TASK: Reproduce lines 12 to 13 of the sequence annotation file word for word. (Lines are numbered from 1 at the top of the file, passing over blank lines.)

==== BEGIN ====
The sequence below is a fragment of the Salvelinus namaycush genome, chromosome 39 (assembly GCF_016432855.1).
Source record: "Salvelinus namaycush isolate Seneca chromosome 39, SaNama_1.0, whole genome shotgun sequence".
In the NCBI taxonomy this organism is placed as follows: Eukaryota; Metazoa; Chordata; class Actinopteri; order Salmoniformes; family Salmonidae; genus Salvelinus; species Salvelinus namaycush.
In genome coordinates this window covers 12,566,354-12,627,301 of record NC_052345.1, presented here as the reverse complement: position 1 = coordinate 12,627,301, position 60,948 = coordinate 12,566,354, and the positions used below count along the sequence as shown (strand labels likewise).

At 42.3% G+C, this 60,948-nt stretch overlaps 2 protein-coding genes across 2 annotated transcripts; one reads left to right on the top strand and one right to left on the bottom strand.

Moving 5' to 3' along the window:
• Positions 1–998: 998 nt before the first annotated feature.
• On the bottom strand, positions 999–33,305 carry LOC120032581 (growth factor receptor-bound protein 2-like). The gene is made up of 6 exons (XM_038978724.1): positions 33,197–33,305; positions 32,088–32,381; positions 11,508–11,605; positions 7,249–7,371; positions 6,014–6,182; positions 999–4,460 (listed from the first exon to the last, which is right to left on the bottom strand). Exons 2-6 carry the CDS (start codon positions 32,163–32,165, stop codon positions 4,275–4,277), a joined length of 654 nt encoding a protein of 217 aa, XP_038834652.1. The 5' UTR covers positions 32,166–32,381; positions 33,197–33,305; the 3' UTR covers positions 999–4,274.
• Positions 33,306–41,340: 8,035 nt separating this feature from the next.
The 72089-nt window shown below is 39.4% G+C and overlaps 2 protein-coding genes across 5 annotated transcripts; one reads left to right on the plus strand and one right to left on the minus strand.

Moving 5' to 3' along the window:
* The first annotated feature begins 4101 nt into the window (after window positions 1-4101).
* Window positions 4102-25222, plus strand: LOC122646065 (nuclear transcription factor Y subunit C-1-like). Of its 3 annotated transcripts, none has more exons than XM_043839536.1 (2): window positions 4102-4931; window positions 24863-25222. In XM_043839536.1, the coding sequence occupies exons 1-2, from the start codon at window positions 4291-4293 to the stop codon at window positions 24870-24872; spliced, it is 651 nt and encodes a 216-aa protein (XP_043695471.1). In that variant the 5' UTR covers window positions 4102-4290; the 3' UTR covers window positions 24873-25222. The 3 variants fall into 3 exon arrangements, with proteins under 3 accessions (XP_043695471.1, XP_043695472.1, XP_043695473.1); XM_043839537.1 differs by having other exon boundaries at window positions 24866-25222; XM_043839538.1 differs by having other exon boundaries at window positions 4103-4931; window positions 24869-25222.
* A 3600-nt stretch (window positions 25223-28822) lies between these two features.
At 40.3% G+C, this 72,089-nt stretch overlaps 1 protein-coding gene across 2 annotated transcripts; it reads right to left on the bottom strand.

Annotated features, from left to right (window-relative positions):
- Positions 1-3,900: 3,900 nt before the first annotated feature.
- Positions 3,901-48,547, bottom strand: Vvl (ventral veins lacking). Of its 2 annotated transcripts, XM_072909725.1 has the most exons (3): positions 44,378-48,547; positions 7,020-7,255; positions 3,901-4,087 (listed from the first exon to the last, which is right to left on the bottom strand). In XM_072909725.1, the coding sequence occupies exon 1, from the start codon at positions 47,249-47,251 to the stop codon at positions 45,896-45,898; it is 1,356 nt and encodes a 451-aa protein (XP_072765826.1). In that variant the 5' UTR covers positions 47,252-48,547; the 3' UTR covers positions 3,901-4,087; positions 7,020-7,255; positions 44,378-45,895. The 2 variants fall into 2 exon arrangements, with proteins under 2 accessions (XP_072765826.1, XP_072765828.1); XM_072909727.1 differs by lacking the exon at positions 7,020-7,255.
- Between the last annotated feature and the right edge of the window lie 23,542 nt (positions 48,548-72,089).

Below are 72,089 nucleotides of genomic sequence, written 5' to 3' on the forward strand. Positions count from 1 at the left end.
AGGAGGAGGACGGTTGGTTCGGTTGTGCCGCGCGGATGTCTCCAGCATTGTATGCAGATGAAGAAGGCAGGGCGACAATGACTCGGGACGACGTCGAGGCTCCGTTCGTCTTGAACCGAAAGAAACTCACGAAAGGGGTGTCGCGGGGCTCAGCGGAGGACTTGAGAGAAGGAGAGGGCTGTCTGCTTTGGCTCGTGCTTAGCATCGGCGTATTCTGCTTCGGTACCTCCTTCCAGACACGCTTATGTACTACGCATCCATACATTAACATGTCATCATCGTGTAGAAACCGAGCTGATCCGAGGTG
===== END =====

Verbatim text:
* The first annotated feature begins 4101 nt into the window (after window positions 1-4101).
* Window positions 4102-25222, plus strand: LOC122646065 (nuclear transcription factor Y subunit C-1-like). Of its 3 annotated transcripts, none has more exons than XM_043839536.1 (2): window positions 4102-4931; window positions 24863-25222. In XM_043839536.1, the coding sequence occupies exons 1-2, from the start codon at window positions 4291-4293 to the stop codon at window positions 24870-24872; spliced, it is 651 nt and encodes a 216-aa protein (XP_043695471.1). In that variant the 5' UTR covers window positions 4102-4290; the 3' UTR covers window positions 24873-25222. The 3 variants fall into 3 exon arrangements, with proteins under 3 accessions (XP_043695471.1, XP_043695472.1, XP_043695473.1); XM_043839537.1 differs by having other exon boundaries at window positions 24866-25222; XM_043839538.1 differs by having other exon boundaries at window positions 4103-4931; window positions 24869-25222.